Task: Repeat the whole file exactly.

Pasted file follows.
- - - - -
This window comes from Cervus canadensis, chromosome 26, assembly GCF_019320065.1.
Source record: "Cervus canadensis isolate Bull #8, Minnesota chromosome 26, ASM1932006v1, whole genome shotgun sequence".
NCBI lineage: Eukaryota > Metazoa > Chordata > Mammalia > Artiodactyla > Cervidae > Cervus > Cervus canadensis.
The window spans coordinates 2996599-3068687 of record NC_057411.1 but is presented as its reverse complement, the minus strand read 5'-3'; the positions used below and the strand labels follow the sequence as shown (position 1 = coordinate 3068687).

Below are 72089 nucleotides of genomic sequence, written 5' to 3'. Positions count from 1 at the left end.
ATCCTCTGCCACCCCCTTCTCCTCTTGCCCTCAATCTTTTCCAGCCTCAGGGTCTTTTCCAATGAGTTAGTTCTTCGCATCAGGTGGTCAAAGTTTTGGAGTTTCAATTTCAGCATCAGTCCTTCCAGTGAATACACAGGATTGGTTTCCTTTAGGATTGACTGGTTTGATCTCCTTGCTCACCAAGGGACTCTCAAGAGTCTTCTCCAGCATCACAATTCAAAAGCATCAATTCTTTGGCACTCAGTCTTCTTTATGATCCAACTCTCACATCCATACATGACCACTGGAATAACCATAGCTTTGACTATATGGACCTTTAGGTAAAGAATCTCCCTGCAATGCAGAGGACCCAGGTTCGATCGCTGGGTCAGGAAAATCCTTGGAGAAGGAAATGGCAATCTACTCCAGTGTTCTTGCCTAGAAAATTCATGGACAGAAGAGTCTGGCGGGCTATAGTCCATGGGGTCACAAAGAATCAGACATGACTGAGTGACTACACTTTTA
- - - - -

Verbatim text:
This window comes from Cervus canadensis, chromosome 26, assembly GCF_019320065.1.
Source record: "Cervus canadensis isolate Bull #8, Minnesota chromosome 26, ASM1932006v1, whole genome shotgun sequence".
NCBI lineage: Eukaryota > Metazoa > Chordata > Mammalia > Artiodactyla > Cervidae > Cervus > Cervus canadensis.
The window spans coordinates 2996599-3068687 of record NC_057411.1 but is presented as its reverse complement, the minus strand read 5'-3'; the positions used below and the strand labels follow the sequence as shown (position 1 = coordinate 3068687).

Below are 72089 nucleotides of genomic sequence, written 5' to 3'. Positions count from 1 at the left end.
ATCCTCTGCCACCCCCTTCTCCTCTTGCCCTCAATCTTTTCCAGCCTCAGGGTCTTTTCCAATGAGTTAGTTCTTCGCATCAGGTGGTCAAAGTTTTGGAGTTTCAATTTCAGCATCAGTCCTTCCAGTGAATACACAGGATTGGTTTCCTTTAGGATTGACTGGTTTGATCTCCTTGCTCACCAAGGGACTCTCAAGAGTCTTCTCCAGCATCACAATTCAAAAGCATCAATTCTTTGGCACTCAGTCTTCTTTATGATCCAACTCTCACATCCATACATGACCACTGGAATAACCATAGCTTTGACTATATGGACCTTTAGGTAAAGAATCTCCCTGCAATGCAGAGGACCCAGGTTCGATCGCTGGGTCAGGAAAATCCTTGGAGAAGGAAATGGCAATCTACTCCAGTGTTCTTGCCTAGAAAATTCATGGACAGAAGAGTCTGGCGGGCTATAGTCCATGGGGTCACAAAGAATCAGACATGACTGAGTGACTACACTTTTA